Amazon has shut down its Clubhouse competitor’s live radio app Amp almost 18 months after its launch. The app allowed users to play DJ and provide commentary alongside playing tracks.
The company’s lead for digital music, Steve Boom, sent a memo internally saying the decision to shut down the platform “only became clear after months of careful consideration determining the investments Amazon wants to make for the future,” as reported by Bloomberg.
The app, introduced in March 2022, failed to register any significant growth and had nearly 700,000 monthly active users in July, sources told TechCrunch. Amazon responded by saying that these metrics were “inaccurate.” Analytics company data.ai noted that Amp had 1.3 million lifetime downloads.
The company cut almost half of Amp’s staff last year during mass layoffs at the company. The app also failed to tempt users to sign up for Amazon as that number was in just single-digit thousands, as per documents seen by TechCrunch in July.
Amazon tried to ride the live audio hype fueled by the pandemic. At the launch, Amp announced shows from big-name artists such as Nicki Minaj, Pusha T, singer-songwriter Tinashe, electronic artist and violinist Lindsey Stirling, Travis Barker, Lil Yachty, and Big Boi; well-known personalities Tefi Pessoa and Nikita Dragun; popular radio hosts Zach Sang, Kat Corbett, Christian James Hand, and Guy Raz.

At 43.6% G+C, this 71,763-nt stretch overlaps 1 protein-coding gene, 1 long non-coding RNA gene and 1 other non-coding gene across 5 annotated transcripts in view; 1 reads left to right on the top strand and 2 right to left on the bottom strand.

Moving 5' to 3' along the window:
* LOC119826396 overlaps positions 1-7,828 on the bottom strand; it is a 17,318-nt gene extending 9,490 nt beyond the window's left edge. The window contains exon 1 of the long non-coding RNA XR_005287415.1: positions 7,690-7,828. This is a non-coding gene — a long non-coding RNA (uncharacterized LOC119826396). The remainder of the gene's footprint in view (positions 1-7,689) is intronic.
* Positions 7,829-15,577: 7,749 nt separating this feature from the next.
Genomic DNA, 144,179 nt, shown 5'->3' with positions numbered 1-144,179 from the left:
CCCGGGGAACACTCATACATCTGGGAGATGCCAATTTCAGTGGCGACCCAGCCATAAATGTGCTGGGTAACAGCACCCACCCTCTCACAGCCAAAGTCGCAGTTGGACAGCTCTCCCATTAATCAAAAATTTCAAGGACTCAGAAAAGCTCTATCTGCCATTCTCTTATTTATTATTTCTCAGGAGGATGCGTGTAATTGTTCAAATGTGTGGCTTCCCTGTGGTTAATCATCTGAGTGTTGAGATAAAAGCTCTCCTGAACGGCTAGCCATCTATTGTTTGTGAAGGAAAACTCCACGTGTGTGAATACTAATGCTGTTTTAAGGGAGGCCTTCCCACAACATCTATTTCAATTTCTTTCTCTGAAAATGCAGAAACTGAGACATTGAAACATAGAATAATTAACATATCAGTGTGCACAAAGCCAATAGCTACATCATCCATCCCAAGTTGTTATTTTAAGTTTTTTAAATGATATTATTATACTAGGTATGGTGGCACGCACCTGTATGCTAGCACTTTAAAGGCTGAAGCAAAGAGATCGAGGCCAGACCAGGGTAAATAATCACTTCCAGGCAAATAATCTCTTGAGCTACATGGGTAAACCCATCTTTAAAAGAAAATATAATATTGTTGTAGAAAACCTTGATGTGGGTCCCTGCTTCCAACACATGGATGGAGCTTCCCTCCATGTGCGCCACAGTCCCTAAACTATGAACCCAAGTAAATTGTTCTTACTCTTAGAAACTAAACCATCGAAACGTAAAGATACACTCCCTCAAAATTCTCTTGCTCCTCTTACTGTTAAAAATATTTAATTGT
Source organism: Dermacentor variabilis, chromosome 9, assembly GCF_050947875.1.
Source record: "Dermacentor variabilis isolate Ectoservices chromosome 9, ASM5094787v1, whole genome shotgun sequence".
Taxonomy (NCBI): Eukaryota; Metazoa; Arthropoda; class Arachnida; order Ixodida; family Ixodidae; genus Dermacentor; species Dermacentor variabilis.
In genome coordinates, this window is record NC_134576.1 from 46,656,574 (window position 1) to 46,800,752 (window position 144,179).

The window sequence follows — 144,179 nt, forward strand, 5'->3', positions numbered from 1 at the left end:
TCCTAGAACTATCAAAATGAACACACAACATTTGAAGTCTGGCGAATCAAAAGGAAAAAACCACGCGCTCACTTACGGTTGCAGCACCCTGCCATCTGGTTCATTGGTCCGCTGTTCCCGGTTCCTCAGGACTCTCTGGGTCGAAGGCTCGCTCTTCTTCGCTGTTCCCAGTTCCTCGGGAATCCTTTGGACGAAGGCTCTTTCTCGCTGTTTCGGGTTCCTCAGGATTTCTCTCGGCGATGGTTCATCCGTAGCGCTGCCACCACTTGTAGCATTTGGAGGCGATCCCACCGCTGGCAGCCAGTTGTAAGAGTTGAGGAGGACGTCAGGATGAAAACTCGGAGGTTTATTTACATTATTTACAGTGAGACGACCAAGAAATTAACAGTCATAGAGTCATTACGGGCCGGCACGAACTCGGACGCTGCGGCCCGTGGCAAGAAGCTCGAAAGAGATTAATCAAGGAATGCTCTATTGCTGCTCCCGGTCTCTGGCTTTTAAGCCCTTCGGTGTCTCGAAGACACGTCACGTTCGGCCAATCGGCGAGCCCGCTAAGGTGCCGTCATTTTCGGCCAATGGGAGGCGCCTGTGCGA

The company even introduced a creator fund in September 2022 by allocating “millions of dollars” to pay show makers through monthly rewards.
But post-pandemic, the live audio apps haven’t been able to maintain user interest. Both Meta and Spotify gave up on real-time audio efforts last year and decided to shift its resources elsewhere. Reddit shut down its live audio product Reddit Talk in March.
Even Clubhouse, the a16z-backed startup that pioneered real-time conversations, is trying to ramp up engagement by introducing chatrooms with asynchronous voice messages.
We might see some experiences from Amp in Amazon Music, as Bloomberg mentioned that the company will try and take learnings of the live-music community interaction to build fan experiences.